1- Fuccio L, Minardi ME, Zagari RM, Grilli D, Magrini N, Bazzoli F. Meta-analysis: duration of first-line proton-pump inhibitor based triple therapy for Helicobacter pylori eradication. Ann Intern Med. 2007;147:553- 562.
2- Calvet X, Ducons J, Bujanda L, Bory F, Montserrat A, Gisbert JP. Seven versus ten days of rabeprazole triple therapy for Helicobacter pylori eradication: a multicenter randomized trial. Am J Gastroenterol 2005;100:1696"“1701.
3- Ford A, Moayyedi P. How can the current strategies for Helicobacter pylori eradication therapy be improved? Can J Gastroenterol. 2003;17 Suppl B:36B-40B.
4- Zagari RM, Bianchi-Porro G, Fiocca R, Gasbarrini G, Roda E, Bazzoli F. Comparison of 1 and 2 weeks of omeprazole, amoxicillin and clarithromycin treatment for Helicobacter pylori eradication: the HYPER Study. Gut. 2007 Apr;56(4):475-9.
5- Jadad AR, Moore RA, Carroll D, Jenkinson C, Reynolds DJ, Gavaghan DJ, et al. Assessing the quality of reports of randomized clinical trials: is blinding necessary? Control Clin Trials. 1996;17:1-12.
State Key Laboratory of Cancer Biology & Institute of Digestive Diseases, Xijing Hospital
December 17, 2007
Proton-pump inhibitor-based triple therapy needs upgrade
To the editor:
As Fuccio L et al (Ann Intern Med. 2007 Oct 16; 147(8): 553-62) reported, the proton-pump inhibitor (PPI)-based triple therapy is considered as valuable strategy for traditional H.pylori eradication. However, the strategy is becoming doubtful for patients with simultaneous gastritis and esophagitis, because it may lead to high incidence rate of esophageal carcinoma .
H.pylori infection is usually accompanied with increased amount of ammonia and injured gastric mucosa, which are both anti-acid factors. H.pylori infection may also trigger a marked local inflammatory response and a systemic immune response, which is valuable for controlling tumor outgrowth and progression. Thus, H.pylori eradication may lead to increased amount of gastric acid and unbalanced immune response, which is responsible for chronic injured esophageal mucosa and high risk of tumor. As most patients receive PPI therapy, H.pylori eradication-related immunologic imbalance is assumed to be responsible for the high incidence rate of esophageal carcinoma. These results are consistent with the report of Koebel CM et al, indicating that immunotherapy should be recommended to add to the strategy of H.pylori eradication .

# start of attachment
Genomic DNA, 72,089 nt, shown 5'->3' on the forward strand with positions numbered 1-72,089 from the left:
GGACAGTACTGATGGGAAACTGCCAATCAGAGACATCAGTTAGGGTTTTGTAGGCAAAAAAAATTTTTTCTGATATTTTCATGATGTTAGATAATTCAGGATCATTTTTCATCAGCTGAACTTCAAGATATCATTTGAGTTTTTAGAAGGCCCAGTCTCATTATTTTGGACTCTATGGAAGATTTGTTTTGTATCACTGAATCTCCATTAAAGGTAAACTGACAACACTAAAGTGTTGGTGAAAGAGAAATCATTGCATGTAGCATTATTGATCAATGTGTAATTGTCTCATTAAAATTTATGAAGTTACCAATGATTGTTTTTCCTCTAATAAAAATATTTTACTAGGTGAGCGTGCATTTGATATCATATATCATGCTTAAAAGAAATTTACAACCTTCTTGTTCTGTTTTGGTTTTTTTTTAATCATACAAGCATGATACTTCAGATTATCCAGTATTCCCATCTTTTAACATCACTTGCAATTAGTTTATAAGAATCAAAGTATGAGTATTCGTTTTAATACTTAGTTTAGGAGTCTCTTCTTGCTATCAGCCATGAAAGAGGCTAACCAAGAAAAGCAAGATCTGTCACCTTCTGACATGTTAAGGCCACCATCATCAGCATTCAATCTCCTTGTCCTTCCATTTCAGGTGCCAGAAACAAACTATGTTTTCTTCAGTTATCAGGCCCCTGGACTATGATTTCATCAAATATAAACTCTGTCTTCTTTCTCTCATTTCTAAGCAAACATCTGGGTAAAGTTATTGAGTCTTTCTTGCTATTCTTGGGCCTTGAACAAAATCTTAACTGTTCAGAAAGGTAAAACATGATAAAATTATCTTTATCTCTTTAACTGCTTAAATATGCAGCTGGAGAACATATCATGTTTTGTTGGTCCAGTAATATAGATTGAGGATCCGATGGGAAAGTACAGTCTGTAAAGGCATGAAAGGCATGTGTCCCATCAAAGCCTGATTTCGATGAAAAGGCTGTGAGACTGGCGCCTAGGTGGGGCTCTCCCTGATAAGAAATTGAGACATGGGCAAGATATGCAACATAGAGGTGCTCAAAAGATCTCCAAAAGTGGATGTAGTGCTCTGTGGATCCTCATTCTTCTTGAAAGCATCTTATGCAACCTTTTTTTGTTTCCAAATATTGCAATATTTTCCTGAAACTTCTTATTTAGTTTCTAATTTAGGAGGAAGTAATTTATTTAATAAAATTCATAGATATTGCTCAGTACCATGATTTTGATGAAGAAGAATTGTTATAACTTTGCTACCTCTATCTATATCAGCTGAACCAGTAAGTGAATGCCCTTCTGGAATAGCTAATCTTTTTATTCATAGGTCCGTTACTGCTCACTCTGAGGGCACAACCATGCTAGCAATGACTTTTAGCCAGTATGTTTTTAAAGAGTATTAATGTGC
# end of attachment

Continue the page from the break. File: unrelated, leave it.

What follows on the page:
However, traditional H.pylori eradication has been proved to be effective for prevention of gastric cancer. H.pylori eradication seems lead to equilibrium for occult gastric cancer cells, but lead to imbalance for occult esophageal cancer cells. In a word, it leads to dialectical equilibrium for tumor cells. We should try to prevent different kind of occult cancer by maintaining different kind of equilibrium state. Therefore, PPI-based triple therapy needs upgrade, especially for the patients with simultaneous gastritis and esophagitis. Immunotherapy, such as acupuncture, should be recommended to add to the strategy of H.pylori eradication. More immunomodifiers need to be investigated to reverse the PPI-based triple therapy related immunologic imbalance.
1 Layke JC, Lopez PP. Esophageal cancer: a review and update. Am Fam Physician. 2006;73(12):2187-94.
2 Koebel CM, Vermi W, Swann JB, Zerafa N, Rodig SJ, Old LJ, et al. Adaptive immunity maintains occult cancer in an equilibrium state. Nature. 2007; 450(7171): 903-7.
Department of Internal Medicine and Gastroenterology, University of Bologna
December 19, 2007
Extending triple therapy beyond 7 days is unlikely to be a clinically useful strategy
We appreciate the comments of Dr. Xavier Calvet, which disagree with our conclusion that prolonging treatment is unlikely to be a clinically useful strategy.
One of the aims of our meta-analysis was to verify whether current European and American recommendations (1;2), supporting 14 days as the duration of choice, reflect the available data. Undoubtedly, lengthening treatment from 7 to 14 days, significantly increase the eradication rate by a 5% (95%CI: 2%-8%), however this improvement is substantially lower than that previously believed (12%) (3).
A statistically significant finding is not necessarily clinically significant in the daily clinical practice. In the U.S. trial comparing different lengths of triple therapy, two regimens were considered therapeutically equivalent if the 95%CI was within the equivalence range, set at -15% to 15% (4). Of note, this cut-off was decided in consultation with the Food and Drug Administration (4). The result of our meta-analysis was largely within this equivalence range (95%CI: 2%-8%).